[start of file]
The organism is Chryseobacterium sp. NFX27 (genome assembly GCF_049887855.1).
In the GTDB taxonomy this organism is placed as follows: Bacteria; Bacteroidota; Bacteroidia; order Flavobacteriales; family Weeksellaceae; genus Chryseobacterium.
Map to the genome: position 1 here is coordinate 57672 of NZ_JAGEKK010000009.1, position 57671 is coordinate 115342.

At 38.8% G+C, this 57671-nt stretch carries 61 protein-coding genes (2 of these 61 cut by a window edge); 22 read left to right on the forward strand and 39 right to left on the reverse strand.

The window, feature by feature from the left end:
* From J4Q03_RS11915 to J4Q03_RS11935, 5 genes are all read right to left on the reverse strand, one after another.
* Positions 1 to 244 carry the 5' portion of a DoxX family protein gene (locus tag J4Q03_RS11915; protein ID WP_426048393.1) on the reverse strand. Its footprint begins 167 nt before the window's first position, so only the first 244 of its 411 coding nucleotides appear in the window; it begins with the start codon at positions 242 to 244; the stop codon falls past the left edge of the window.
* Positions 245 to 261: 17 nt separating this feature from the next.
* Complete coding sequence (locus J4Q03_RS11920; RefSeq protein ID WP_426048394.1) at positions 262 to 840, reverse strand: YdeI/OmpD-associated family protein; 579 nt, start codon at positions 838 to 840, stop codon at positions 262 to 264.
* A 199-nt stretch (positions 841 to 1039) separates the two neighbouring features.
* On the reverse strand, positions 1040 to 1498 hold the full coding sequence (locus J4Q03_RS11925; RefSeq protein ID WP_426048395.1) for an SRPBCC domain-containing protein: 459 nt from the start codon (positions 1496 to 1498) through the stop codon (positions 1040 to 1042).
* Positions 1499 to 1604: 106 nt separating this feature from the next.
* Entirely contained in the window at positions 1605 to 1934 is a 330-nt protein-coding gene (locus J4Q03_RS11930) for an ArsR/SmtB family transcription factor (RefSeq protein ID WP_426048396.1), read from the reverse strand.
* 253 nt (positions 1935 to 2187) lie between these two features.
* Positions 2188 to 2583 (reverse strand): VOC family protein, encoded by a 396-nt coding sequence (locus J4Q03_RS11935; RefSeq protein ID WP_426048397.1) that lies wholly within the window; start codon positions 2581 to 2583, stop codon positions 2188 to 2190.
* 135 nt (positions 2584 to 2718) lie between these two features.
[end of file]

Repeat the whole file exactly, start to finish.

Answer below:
The organism is Chryseobacterium sp. NFX27 (genome assembly GCF_049887855.1).
In the GTDB taxonomy this organism is placed as follows: Bacteria; Bacteroidota; Bacteroidia; order Flavobacteriales; family Weeksellaceae; genus Chryseobacterium.
Map to the genome: position 1 here is coordinate 57672 of NZ_JAGEKK010000009.1, position 57671 is coordinate 115342.

At 38.8% G+C, this 57671-nt stretch carries 61 protein-coding genes (2 of these 61 cut by a window edge); 22 read left to right on the forward strand and 39 right to left on the reverse strand.

The window, feature by feature from the left end:
* From J4Q03_RS11915 to J4Q03_RS11935, 5 genes are all read right to left on the reverse strand, one after another.
* Positions 1 to 244 carry the 5' portion of a DoxX family protein gene (locus tag J4Q03_RS11915; protein ID WP_426048393.1) on the reverse strand. Its footprint begins 167 nt before the window's first position, so only the first 244 of its 411 coding nucleotides appear in the window; it begins with the start codon at positions 242 to 244; the stop codon falls past the left edge of the window.
* Positions 245 to 261: 17 nt separating this feature from the next.
* Complete coding sequence (locus J4Q03_RS11920; RefSeq protein ID WP_426048394.1) at positions 262 to 840, reverse strand: YdeI/OmpD-associated family protein; 579 nt, start codon at positions 838 to 840, stop codon at positions 262 to 264.
* A 199-nt stretch (positions 841 to 1039) separates the two neighbouring features.
* On the reverse strand, positions 1040 to 1498 hold the full coding sequence (locus J4Q03_RS11925; RefSeq protein ID WP_426048395.1) for an SRPBCC domain-containing protein: 459 nt from the start codon (positions 1496 to 1498) through the stop codon (positions 1040 to 1042).
* Positions 1499 to 1604: 106 nt separating this feature from the next.
* Entirely contained in the window at positions 1605 to 1934 is a 330-nt protein-coding gene (locus J4Q03_RS11930) for an ArsR/SmtB family transcription factor (RefSeq protein ID WP_426048396.1), read from the reverse strand.
* 253 nt (positions 1935 to 2187) lie between these two features.
* Positions 2188 to 2583 (reverse strand): VOC family protein, encoded by a 396-nt coding sequence (locus J4Q03_RS11935; RefSeq protein ID WP_426048397.1) that lies wholly within the window; start codon positions 2581 to 2583, stop codon positions 2188 to 2190.
* 135 nt (positions 2584 to 2718) lie between these two features.